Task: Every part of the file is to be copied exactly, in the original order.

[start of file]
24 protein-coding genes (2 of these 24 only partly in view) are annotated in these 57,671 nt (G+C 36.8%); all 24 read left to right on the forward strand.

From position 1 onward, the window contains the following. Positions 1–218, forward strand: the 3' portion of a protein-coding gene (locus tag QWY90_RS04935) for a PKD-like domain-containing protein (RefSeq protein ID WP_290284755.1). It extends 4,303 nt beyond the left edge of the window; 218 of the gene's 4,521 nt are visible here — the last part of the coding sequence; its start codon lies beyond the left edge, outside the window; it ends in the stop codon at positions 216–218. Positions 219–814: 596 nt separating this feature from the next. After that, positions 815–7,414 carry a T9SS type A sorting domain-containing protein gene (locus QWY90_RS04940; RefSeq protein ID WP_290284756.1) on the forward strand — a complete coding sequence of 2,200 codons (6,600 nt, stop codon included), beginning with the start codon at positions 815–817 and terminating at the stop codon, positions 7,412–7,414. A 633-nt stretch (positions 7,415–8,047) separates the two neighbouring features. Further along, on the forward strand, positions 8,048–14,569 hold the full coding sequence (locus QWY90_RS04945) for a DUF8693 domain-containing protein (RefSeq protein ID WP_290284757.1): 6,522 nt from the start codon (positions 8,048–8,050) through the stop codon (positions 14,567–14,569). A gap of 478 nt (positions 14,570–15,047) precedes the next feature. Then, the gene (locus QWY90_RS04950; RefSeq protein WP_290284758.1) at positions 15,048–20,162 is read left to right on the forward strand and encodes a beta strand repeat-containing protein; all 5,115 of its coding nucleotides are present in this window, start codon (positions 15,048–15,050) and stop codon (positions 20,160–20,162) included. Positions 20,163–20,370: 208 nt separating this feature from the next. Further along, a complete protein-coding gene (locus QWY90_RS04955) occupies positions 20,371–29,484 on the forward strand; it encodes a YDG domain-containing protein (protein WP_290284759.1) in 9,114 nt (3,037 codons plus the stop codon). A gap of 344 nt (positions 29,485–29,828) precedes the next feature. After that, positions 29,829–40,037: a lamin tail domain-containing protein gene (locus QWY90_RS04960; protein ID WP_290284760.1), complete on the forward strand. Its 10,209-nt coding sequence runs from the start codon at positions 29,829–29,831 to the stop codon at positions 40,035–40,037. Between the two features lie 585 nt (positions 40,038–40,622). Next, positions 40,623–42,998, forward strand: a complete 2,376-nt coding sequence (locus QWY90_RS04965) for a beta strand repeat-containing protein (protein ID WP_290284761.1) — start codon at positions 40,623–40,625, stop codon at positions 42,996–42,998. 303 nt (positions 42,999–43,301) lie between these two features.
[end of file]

24 protein-coding genes (2 of these 24 only partly in view) are annotated in these 57,671 nt (G+C 36.8%); all 24 read left to right on the forward strand.

From position 1 onward, the window contains the following. Positions 1–218, forward strand: the 3' portion of a protein-coding gene (locus tag QWY90_RS04935) for a PKD-like domain-containing protein (RefSeq protein ID WP_290284755.1). It extends 4,303 nt beyond the left edge of the window; 218 of the gene's 4,521 nt are visible here — the last part of the coding sequence; its start codon lies beyond the left edge, outside the window; it ends in the stop codon at positions 216–218. Positions 219–814: 596 nt separating this feature from the next. After that, positions 815–7,414 carry a T9SS type A sorting domain-containing protein gene (locus QWY90_RS04940; RefSeq protein ID WP_290284756.1) on the forward strand — a complete coding sequence of 2,200 codons (6,600 nt, stop codon included), beginning with the start codon at positions 815–817 and terminating at the stop codon, positions 7,412–7,414. A 633-nt stretch (positions 7,415–8,047) separates the two neighbouring features. Further along, on the forward strand, positions 8,048–14,569 hold the full coding sequence (locus QWY90_RS04945) for a DUF8693 domain-containing protein (RefSeq protein ID WP_290284757.1): 6,522 nt from the start codon (positions 8,048–8,050) through the stop codon (positions 14,567–14,569). A gap of 478 nt (positions 14,570–15,047) precedes the next feature. Then, the gene (locus QWY90_RS04950; RefSeq protein WP_290284758.1) at positions 15,048–20,162 is read left to right on the forward strand and encodes a beta strand repeat-containing protein; all 5,115 of its coding nucleotides are present in this window, start codon (positions 15,048–15,050) and stop codon (positions 20,160–20,162) included. Positions 20,163–20,370: 208 nt separating this feature from the next. Further along, a complete protein-coding gene (locus QWY90_RS04955) occupies positions 20,371–29,484 on the forward strand; it encodes a YDG domain-containing protein (protein WP_290284759.1) in 9,114 nt (3,037 codons plus the stop codon). A gap of 344 nt (positions 29,485–29,828) precedes the next feature. After that, positions 29,829–40,037: a lamin tail domain-containing protein gene (locus QWY90_RS04960; protein ID WP_290284760.1), complete on the forward strand. Its 10,209-nt coding sequence runs from the start codon at positions 29,829–29,831 to the stop codon at positions 40,035–40,037. Between the two features lie 585 nt (positions 40,038–40,622). Next, positions 40,623–42,998, forward strand: a complete 2,376-nt coding sequence (locus QWY90_RS04965) for a beta strand repeat-containing protein (protein ID WP_290284761.1) — start codon at positions 40,623–40,625, stop codon at positions 42,996–42,998. 303 nt (positions 42,999–43,301) lie between these two features.